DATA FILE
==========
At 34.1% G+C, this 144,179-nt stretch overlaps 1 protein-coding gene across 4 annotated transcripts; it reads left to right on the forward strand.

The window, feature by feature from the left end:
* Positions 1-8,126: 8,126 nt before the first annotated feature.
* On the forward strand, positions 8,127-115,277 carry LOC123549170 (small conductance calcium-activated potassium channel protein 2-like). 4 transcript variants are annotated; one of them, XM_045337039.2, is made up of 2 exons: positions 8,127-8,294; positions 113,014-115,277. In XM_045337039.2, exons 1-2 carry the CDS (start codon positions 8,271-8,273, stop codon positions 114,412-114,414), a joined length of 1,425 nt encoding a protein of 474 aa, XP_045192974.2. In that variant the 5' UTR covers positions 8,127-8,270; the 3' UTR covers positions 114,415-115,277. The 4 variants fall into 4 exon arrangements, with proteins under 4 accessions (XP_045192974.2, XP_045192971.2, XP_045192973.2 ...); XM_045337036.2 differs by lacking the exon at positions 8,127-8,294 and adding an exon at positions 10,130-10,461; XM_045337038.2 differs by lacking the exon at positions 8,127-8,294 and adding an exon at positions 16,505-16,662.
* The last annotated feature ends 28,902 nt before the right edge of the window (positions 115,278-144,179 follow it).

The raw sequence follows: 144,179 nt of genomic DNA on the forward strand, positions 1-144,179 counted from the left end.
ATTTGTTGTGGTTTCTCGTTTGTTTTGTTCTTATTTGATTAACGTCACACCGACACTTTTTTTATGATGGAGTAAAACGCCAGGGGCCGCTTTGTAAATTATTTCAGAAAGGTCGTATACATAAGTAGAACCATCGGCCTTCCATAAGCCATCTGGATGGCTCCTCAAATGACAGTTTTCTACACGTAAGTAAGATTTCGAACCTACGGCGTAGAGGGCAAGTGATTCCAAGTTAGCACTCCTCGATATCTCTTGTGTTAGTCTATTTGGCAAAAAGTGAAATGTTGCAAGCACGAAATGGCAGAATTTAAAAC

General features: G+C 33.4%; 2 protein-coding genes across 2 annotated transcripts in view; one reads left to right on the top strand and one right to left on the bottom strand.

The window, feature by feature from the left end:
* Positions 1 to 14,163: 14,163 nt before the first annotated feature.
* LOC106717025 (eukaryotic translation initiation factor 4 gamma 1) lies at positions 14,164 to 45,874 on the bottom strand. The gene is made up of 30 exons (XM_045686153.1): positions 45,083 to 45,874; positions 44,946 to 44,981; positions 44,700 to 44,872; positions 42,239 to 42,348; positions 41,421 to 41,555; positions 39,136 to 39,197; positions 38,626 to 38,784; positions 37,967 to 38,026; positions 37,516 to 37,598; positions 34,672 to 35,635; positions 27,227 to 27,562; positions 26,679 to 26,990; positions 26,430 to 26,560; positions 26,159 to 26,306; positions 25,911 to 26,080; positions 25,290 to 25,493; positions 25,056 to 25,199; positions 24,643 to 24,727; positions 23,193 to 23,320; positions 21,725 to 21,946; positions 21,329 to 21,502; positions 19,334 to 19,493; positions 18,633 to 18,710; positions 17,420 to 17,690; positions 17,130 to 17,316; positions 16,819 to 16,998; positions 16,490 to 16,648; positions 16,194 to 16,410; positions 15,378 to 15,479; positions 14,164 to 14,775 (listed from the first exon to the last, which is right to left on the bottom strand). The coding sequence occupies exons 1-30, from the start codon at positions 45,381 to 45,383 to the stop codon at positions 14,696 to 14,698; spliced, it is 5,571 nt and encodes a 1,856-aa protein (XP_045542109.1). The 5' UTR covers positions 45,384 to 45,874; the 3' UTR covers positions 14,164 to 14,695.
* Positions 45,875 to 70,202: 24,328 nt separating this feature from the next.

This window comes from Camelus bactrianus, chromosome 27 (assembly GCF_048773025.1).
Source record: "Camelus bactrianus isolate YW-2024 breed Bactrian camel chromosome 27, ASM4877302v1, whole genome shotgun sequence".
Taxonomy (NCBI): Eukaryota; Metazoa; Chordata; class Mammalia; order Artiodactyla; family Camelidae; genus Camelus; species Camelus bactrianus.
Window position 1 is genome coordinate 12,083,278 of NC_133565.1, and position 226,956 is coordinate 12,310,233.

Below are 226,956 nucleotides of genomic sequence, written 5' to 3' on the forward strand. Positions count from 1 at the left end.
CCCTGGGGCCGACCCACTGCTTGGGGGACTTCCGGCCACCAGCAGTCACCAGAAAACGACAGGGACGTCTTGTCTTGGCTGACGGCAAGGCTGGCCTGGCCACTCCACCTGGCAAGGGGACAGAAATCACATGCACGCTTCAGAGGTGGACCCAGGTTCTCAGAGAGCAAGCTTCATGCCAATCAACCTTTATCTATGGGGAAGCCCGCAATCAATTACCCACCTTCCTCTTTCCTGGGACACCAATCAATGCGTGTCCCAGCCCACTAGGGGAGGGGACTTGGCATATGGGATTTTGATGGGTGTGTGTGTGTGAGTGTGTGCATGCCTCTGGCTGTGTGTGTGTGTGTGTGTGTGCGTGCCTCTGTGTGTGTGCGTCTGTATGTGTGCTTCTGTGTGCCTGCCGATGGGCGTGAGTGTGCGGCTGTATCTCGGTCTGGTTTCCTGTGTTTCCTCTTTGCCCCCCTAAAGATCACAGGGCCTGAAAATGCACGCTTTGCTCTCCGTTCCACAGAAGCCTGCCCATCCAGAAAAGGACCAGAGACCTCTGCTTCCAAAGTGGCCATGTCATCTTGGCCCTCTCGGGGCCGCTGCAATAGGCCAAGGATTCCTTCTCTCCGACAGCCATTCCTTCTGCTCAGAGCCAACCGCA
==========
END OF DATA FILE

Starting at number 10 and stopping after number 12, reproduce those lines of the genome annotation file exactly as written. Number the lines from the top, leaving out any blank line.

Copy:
* Positions 1 to 14,163: 14,163 nt before the first annotated feature.
* LOC106717025 (eukaryotic translation initiation factor 4 gamma 1) lies at positions 14,164 to 45,874 on the bottom strand. The gene is made up of 30 exons (XM_045686153.1): positions 45,083 to 45,874; positions 44,946 to 44,981; positions 44,700 to 44,872; positions 42,239 to 42,348; positions 41,421 to 41,555; positions 39,136 to 39,197; positions 38,626 to 38,784; positions 37,967 to 38,026; positions 37,516 to 37,598; positions 34,672 to 35,635; positions 27,227 to 27,562; positions 26,679 to 26,990; positions 26,430 to 26,560; positions 26,159 to 26,306; positions 25,911 to 26,080; positions 25,290 to 25,493; positions 25,056 to 25,199; positions 24,643 to 24,727; positions 23,193 to 23,320; positions 21,725 to 21,946; positions 21,329 to 21,502; positions 19,334 to 19,493; positions 18,633 to 18,710; positions 17,420 to 17,690; positions 17,130 to 17,316; positions 16,819 to 16,998; positions 16,490 to 16,648; positions 16,194 to 16,410; positions 15,378 to 15,479; positions 14,164 to 14,775 (listed from the first exon to the last, which is right to left on the bottom strand). The coding sequence occupies exons 1-30, from the start codon at positions 45,381 to 45,383 to the stop codon at positions 14,696 to 14,698; spliced, it is 5,571 nt and encodes a 1,856-aa protein (XP_045542109.1). The 5' UTR covers positions 45,384 to 45,874; the 3' UTR covers positions 14,164 to 14,695.
* Positions 45,875 to 70,202: 24,328 nt separating this feature from the next.